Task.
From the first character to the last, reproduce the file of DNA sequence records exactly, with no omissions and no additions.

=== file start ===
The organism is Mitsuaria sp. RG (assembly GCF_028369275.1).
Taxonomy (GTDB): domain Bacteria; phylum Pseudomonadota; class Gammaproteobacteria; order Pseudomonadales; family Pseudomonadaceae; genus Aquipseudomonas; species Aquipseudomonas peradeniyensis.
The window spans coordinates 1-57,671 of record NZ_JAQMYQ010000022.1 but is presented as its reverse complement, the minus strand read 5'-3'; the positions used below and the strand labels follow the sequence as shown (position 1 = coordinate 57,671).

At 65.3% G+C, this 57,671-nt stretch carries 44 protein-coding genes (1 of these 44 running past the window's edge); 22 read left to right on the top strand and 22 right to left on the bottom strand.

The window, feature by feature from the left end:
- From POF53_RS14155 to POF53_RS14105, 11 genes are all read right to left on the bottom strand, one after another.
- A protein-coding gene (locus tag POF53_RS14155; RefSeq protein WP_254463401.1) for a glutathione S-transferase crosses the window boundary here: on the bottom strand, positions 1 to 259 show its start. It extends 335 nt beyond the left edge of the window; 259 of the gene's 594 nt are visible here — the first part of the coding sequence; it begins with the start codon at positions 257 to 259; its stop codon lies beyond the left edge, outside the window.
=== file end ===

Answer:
The organism is Mitsuaria sp. RG (assembly GCF_028369275.1).
Taxonomy (GTDB): domain Bacteria; phylum Pseudomonadota; class Gammaproteobacteria; order Pseudomonadales; family Pseudomonadaceae; genus Aquipseudomonas; species Aquipseudomonas peradeniyensis.
The window spans coordinates 1-57,671 of record NZ_JAQMYQ010000022.1 but is presented as its reverse complement, the minus strand read 5'-3'; the positions used below and the strand labels follow the sequence as shown (position 1 = coordinate 57,671).

At 65.3% G+C, this 57,671-nt stretch carries 44 protein-coding genes (1 of these 44 running past the window's edge); 22 read left to right on the top strand and 22 right to left on the bottom strand.

The window, feature by feature from the left end:
- From POF53_RS14155 to POF53_RS14105, 11 genes are all read right to left on the bottom strand, one after another.
- A protein-coding gene (locus tag POF53_RS14155; RefSeq protein WP_254463401.1) for a glutathione S-transferase crosses the window boundary here: on the bottom strand, positions 1 to 259 show its start. It extends 335 nt beyond the left edge of the window; 259 of the gene's 594 nt are visible here — the first part of the coding sequence; it begins with the start codon at positions 257 to 259; its stop codon lies beyond the left edge, outside the window.